Nine veterans from Merced and Stanislaus counties were on the Honor Flight that flew out of Fresno on Tuesday, Sept. 12, to Washington D.C.
In all, there were 67 veterans on the flight from across the Central Valley, representing Army (33), Navy (18), Air Force (8), and Marine Corps (10).
The veterans ranged in age from 67 to 98, with years of service spanning five decades from 1942-2003, and veterans who served in WWII, Korean War, Cold War, Vietnam War, and even Desert Storm.
No female veterans were on this trip because the Women’s Memorial is currently closed for renovations. It will reopen in time for Flight #23 next month.
Five veterans were from Merced County:
- Miguel Castro, 90, Los Banos (Air Force) – Korean War veteran served 1951-59, translator for Portuguese and Spanish. Spent four years (51-55) at AFB in Biloxi, MS. Earned his U.S. citizenship through USAF service. Made first radio appearance in late 1940s and has been a radio announcer in Portuguese for over 60 years. That work continues at radioportugalusa.com
- Archie Dixon, 70, Catheys Valley (Marine Corps) – Vietnam veteran served 1969-73 crew chief/mechanic & door gunner on CH-46 helicopters in HMM-262. Helped evacuated wounded. Archie and wife of 34 years, Linda, raised nine children, and have fostered 132 more. Retired from managing forklift dealership.
- Eugene “Bud” Gantney, 76, Merced (Army) – son of WWII veteran & career Air Force officer, Bud lived in Africa, France, & England before moving to Merced at age 13. Credited with 36 years of military service, starting in 1969 when he was drafted. He is bringing photos on the trip from his days in Vietnam with Co. C, 46th Battalion, 196th Light Infantry Brigade. He survived deadliest attack on a U.S. firebase during the Vietnam War on March 28, 1971. Thirty-three men were killed, with 83 more wounded during the siege of FSB Mary Ann. Bud Gantney survived, and has a unique story of what saved his life. He came home from Vietnam to San Francisco in his new uniform, only to be spat upon. National Guard & Army Reserve service followed, and he led Task Force 184 in Korea in 1986, commanded 880 men & 350 trucks during the Rodney King riots later. He continues to run Johnson Industrial Plumbing, which has done work in Yosemite National Park & at Fresno State & UC Merced among others. Alsp he plans to trace the names of six men from Merced on the Vietnam Veterans Memorial Wall. For last ten years, has coordinated Merced’s “Fields of Honor,” placing hundreds of flags at Merced College.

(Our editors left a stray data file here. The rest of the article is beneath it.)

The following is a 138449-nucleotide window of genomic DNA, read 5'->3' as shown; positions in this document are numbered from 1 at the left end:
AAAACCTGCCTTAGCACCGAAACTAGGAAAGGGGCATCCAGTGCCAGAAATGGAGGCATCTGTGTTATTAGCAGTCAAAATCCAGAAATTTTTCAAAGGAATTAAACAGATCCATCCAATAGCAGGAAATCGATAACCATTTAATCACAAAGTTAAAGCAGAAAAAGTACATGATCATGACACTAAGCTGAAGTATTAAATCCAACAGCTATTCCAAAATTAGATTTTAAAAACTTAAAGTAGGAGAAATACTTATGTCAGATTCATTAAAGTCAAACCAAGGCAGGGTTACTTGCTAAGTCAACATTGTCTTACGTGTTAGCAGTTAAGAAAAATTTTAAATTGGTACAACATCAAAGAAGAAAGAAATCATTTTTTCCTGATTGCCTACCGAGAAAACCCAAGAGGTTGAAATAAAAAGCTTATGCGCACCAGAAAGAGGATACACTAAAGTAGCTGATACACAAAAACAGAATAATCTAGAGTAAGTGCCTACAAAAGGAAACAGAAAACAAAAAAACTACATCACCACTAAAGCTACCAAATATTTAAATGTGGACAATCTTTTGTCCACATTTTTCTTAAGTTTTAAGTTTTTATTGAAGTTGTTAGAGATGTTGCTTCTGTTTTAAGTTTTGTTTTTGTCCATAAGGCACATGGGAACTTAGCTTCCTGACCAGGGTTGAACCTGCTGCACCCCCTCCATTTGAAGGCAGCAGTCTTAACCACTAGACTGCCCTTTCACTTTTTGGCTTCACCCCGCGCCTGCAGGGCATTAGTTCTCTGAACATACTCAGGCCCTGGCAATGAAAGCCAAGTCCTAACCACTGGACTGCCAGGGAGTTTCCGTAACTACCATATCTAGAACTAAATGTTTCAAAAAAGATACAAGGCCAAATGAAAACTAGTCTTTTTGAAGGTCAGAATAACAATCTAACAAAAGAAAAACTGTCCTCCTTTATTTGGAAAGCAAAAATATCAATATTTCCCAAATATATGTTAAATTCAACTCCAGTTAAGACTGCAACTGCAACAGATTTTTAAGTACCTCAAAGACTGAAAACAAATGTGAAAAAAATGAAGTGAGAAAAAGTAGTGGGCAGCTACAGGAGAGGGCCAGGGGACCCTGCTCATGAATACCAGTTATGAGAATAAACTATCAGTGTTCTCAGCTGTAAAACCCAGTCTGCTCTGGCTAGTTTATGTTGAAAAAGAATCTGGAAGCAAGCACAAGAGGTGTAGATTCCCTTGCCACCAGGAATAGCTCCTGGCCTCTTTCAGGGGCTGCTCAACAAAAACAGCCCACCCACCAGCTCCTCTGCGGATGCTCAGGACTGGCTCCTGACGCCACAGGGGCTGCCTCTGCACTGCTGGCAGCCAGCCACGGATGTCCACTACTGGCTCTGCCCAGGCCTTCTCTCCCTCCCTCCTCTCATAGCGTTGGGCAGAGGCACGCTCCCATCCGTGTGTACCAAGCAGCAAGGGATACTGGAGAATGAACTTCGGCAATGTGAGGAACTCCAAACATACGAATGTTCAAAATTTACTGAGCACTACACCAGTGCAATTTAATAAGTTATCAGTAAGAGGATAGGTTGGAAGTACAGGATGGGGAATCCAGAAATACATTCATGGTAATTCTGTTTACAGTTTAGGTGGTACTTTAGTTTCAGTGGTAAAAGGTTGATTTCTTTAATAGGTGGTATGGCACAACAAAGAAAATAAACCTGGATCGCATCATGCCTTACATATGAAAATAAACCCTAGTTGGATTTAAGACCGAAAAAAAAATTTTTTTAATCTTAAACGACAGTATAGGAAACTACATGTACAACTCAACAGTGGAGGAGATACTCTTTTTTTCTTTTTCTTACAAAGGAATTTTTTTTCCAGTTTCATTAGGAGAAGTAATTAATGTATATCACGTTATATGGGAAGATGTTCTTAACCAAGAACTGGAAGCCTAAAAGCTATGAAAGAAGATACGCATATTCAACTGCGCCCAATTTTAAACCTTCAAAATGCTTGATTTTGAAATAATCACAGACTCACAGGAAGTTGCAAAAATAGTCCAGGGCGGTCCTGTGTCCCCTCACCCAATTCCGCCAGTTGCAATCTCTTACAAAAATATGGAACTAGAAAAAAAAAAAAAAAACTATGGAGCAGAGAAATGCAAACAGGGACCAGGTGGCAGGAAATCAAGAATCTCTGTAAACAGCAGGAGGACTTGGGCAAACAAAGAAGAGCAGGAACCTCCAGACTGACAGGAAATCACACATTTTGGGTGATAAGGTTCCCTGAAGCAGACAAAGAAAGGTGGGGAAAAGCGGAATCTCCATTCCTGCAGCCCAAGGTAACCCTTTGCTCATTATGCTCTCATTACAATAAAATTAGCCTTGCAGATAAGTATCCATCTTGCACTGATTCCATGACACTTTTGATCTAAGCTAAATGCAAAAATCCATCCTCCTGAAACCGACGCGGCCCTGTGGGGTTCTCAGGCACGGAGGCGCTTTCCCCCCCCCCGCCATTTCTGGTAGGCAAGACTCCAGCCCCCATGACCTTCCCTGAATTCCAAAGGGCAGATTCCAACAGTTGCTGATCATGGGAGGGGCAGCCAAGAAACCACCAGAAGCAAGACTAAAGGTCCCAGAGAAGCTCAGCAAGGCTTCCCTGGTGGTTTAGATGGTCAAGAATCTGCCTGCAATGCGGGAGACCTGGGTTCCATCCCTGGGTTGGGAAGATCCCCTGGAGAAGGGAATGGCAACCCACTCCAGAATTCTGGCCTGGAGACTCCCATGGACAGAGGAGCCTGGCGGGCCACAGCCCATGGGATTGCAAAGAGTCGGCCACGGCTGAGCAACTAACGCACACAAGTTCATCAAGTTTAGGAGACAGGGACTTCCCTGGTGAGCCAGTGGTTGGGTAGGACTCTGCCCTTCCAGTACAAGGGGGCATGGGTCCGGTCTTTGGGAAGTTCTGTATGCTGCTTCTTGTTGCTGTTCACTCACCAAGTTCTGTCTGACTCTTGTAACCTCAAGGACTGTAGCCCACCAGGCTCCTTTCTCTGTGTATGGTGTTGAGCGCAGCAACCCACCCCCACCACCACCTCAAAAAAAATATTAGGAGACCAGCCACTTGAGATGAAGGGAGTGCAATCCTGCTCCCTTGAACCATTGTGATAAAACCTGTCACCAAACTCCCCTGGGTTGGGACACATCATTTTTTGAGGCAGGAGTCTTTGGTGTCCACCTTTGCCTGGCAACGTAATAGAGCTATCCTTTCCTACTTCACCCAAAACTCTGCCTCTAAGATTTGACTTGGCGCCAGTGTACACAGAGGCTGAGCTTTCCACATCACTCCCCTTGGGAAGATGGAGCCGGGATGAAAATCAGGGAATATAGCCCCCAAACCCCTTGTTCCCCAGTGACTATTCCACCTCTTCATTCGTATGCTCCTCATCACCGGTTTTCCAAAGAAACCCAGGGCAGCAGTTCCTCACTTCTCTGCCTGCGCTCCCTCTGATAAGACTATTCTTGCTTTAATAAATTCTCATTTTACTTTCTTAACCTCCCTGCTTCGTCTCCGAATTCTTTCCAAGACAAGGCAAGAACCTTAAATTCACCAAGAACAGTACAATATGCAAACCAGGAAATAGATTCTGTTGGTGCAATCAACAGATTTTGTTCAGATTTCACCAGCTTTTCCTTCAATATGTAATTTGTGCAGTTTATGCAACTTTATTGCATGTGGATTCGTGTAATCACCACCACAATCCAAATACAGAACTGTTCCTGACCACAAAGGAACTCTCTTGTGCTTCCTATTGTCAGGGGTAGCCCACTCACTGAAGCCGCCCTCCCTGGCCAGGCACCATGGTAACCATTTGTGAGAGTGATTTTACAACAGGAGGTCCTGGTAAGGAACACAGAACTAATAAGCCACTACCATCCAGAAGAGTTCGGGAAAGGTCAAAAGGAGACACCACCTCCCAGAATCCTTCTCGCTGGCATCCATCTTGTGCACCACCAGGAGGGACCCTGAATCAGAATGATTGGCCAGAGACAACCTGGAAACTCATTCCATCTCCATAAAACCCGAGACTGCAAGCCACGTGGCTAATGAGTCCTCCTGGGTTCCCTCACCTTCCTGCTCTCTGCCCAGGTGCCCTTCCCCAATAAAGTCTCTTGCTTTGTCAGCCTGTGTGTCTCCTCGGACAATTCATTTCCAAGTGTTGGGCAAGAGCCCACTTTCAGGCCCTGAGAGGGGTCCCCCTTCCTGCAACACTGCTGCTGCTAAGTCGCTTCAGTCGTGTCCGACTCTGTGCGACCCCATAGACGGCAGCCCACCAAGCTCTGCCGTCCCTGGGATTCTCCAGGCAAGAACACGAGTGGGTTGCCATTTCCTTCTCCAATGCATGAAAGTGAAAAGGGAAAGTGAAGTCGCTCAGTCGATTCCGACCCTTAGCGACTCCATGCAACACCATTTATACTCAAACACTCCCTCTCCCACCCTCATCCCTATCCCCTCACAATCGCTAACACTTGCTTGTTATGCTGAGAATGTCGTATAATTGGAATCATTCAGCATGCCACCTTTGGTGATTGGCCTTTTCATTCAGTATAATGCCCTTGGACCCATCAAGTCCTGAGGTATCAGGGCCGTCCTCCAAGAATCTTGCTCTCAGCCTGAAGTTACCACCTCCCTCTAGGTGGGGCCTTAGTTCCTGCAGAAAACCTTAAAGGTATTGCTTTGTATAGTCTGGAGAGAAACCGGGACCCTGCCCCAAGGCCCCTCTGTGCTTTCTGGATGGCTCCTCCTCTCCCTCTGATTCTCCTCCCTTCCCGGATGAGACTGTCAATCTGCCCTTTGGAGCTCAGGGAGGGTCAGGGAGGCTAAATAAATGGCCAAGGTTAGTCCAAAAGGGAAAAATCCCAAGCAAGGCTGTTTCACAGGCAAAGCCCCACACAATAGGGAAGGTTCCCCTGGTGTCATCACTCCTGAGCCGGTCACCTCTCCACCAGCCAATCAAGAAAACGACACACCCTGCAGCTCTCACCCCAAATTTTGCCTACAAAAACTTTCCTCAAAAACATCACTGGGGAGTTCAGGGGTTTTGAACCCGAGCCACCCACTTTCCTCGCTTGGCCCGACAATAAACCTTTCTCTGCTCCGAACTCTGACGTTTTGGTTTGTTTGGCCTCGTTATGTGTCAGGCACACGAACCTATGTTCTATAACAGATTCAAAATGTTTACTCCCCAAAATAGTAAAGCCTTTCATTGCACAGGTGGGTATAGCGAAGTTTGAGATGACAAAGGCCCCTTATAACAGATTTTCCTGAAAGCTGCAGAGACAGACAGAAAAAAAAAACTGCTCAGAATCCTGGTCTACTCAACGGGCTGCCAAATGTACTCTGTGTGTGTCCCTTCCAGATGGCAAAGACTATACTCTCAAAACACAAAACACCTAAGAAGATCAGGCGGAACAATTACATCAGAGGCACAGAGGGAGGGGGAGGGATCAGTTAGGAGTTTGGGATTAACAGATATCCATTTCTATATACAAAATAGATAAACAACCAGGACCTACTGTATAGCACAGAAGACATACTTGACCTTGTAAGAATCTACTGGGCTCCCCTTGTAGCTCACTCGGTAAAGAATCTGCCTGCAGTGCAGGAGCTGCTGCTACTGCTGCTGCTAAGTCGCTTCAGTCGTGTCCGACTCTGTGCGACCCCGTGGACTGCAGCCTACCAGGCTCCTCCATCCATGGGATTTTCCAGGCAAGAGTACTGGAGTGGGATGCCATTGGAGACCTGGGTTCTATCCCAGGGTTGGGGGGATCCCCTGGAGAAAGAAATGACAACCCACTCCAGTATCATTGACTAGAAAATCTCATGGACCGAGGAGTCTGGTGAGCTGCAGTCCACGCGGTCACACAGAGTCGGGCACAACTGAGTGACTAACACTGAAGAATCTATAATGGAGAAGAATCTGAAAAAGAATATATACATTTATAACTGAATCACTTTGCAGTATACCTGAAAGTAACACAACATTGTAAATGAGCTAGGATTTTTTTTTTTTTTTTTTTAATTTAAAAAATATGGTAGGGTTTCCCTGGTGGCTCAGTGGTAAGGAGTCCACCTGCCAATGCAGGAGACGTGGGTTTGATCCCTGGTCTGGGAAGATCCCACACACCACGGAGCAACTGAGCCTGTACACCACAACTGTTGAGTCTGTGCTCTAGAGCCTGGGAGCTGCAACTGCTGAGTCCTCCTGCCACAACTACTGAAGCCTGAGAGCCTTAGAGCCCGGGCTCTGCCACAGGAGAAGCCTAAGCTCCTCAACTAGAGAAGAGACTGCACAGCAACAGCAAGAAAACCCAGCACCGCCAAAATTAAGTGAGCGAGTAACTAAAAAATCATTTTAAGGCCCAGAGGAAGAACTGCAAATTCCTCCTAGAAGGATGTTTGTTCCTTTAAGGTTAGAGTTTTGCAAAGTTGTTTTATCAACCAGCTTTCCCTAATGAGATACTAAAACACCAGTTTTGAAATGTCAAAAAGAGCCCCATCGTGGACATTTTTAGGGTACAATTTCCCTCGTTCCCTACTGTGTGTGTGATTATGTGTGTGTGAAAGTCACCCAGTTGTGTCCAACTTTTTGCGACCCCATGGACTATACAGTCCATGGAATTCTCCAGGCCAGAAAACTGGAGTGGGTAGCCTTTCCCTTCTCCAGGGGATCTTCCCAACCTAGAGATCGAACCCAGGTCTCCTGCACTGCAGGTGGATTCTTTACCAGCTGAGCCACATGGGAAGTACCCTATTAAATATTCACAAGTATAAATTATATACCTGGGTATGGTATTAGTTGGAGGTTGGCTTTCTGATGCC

- Fidel Garcia, 72, Merced (Navy) – Joined Navy at 18 after graduating from Merced High School. He had to cut the long hair he employed as guitarist in rock band The Soul Flames, which often played at Merced American Legion Hall. He saw The Doors & Santana perform there. He had two deployments to Vietnam on guided missile cruiser USS Long Beach (CGN-9), repairing equipment below decks. During GQ, had to monitor AC system to lock down in case of biological attack. He had to help recover bodies after a mishap in which an Australian carrier collided with an American destroyer. When he was coming back to the U.S. in 1972, he was at an air base in Saigon waiting to fly home and they were nearly hit by North Vietnamese bombs. Fidel says he “shook for a year” when he got home (PTSD). He spent 20 years with Merced County Sheriff’s Dept. as one of first Hispanic deputies. He is still active as a private investigator. Fidel is inspired by granddaughter Alannah, who battles lupus and sells her homemade jewelry on instagram and facebook under “dont.give.up.now_looms.”